AQA Computer Science GCSE
Modern computer systems almost always work as a part of a network of devices.
This can be true even of a simple standalone machine - if it's connected to a printer or scanner, for example, it's part of a network. If it's connected to the internet then it's certainly part of an incredibly powerful network.
Networks are everywhere:
- at school devices are linked together to form a network
- in offices devices will be linked
- at home you may have devices linked to access the internet or to share resources like a printer. If your games console accesses the internet, it's part of a network
- you might create a small network by linking devices together using Bluetooth - a phone to a speaker or a controller to a games console, for example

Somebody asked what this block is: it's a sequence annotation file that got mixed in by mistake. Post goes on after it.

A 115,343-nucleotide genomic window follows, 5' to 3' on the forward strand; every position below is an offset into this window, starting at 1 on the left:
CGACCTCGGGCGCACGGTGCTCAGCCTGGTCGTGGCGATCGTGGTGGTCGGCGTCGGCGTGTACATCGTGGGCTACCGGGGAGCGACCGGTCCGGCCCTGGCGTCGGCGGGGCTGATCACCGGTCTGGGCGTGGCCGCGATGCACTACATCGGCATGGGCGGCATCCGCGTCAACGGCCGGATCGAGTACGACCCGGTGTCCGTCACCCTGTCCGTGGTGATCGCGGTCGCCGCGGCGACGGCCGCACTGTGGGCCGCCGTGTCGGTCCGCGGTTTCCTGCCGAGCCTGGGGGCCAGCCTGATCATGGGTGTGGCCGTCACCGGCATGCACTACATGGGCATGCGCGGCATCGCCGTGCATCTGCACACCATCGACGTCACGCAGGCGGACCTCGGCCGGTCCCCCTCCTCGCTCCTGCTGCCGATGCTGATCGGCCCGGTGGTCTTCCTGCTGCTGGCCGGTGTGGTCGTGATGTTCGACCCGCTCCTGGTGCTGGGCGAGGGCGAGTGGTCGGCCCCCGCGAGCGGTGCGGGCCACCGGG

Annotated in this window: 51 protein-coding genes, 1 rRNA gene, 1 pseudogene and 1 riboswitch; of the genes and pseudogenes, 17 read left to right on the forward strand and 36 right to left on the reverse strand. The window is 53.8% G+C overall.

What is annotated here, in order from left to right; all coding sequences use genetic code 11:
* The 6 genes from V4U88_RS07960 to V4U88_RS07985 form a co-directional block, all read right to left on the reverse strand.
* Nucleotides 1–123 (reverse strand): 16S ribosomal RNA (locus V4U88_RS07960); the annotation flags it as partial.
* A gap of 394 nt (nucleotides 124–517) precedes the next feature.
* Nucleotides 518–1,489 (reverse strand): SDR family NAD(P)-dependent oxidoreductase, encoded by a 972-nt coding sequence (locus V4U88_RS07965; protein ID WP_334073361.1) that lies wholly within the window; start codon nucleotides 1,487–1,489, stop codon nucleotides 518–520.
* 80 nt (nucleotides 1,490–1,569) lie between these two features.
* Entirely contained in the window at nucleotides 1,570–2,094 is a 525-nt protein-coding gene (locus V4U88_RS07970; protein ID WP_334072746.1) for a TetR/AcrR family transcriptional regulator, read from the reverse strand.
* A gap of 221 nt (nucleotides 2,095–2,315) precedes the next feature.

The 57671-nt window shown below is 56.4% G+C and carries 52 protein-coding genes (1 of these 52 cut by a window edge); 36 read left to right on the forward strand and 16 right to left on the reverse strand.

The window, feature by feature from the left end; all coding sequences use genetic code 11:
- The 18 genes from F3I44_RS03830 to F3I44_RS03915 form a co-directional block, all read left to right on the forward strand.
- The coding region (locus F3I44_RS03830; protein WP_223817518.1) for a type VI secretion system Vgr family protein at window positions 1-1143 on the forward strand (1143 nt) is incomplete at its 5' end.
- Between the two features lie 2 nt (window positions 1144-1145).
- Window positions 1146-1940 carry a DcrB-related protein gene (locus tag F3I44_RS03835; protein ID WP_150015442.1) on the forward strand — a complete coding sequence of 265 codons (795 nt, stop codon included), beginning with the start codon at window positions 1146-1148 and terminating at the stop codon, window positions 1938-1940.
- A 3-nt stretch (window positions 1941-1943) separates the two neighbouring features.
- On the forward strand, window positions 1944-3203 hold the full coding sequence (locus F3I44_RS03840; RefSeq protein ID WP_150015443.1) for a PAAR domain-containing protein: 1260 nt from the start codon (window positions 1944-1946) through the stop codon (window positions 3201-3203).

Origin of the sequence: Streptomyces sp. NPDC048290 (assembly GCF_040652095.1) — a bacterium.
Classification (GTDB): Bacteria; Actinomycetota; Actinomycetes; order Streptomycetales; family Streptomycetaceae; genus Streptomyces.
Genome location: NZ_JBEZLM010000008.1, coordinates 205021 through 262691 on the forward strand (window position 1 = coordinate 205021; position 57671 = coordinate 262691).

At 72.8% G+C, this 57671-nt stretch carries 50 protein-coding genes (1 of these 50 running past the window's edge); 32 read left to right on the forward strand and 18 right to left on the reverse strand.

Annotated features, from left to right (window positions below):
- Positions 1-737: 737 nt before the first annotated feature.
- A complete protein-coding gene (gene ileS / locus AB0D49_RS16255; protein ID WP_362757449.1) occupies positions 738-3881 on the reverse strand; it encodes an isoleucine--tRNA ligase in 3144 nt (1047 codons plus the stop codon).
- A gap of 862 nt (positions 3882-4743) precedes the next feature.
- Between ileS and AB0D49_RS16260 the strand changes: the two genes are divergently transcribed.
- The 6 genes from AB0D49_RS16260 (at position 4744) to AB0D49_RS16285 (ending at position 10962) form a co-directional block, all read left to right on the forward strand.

School networks connect devices together throughout a site. They allow you, usually, to move from machine to machine and pick up your work, access printers and other resources and generally make things a lot easier.
I remember using computer rooms which didn't do this: you had to physically take your work with you from machine to machine (using floppy disks) and it was only possible to print from one machine. Nothing was connected to the internet and software had to be installed one each machine separately.
There are three main parts of the syllabus here:
There are quite a lot of key terms to learn in this unit, but none of it's all that complex. There are links to units 6 and 8 which deal more with security.